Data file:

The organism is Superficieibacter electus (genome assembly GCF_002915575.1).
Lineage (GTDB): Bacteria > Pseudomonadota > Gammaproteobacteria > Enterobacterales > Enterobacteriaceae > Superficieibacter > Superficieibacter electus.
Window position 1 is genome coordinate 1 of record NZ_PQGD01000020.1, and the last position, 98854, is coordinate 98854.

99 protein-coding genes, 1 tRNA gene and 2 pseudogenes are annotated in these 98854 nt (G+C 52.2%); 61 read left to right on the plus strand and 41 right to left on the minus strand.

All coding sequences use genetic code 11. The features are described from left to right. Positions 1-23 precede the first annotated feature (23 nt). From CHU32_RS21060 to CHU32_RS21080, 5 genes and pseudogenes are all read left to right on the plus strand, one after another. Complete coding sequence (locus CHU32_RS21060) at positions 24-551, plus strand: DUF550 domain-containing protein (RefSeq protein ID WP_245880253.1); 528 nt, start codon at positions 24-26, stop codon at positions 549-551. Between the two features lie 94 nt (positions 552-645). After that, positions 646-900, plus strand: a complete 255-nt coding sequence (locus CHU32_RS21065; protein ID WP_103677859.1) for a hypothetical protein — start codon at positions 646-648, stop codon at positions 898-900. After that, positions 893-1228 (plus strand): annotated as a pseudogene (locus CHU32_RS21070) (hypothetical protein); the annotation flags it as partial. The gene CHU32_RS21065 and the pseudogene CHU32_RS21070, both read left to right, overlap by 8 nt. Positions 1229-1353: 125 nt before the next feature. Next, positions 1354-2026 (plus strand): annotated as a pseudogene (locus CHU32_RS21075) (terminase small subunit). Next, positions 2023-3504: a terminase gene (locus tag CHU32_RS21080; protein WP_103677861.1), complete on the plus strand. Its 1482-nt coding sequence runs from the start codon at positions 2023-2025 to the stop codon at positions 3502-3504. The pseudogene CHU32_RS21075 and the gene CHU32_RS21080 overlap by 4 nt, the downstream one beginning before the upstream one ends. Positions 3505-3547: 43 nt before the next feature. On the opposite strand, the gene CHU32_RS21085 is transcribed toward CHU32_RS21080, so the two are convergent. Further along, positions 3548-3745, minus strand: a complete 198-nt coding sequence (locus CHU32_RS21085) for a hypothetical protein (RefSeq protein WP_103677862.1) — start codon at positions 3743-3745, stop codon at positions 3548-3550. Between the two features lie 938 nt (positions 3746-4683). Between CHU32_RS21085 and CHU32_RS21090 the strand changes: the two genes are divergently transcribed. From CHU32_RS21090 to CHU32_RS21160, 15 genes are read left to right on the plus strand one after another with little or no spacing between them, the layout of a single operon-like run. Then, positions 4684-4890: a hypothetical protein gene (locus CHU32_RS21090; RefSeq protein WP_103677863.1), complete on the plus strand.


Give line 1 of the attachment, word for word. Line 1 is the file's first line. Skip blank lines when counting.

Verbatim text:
The organism is Superficieibacter electus (genome assembly GCF_002915575.1).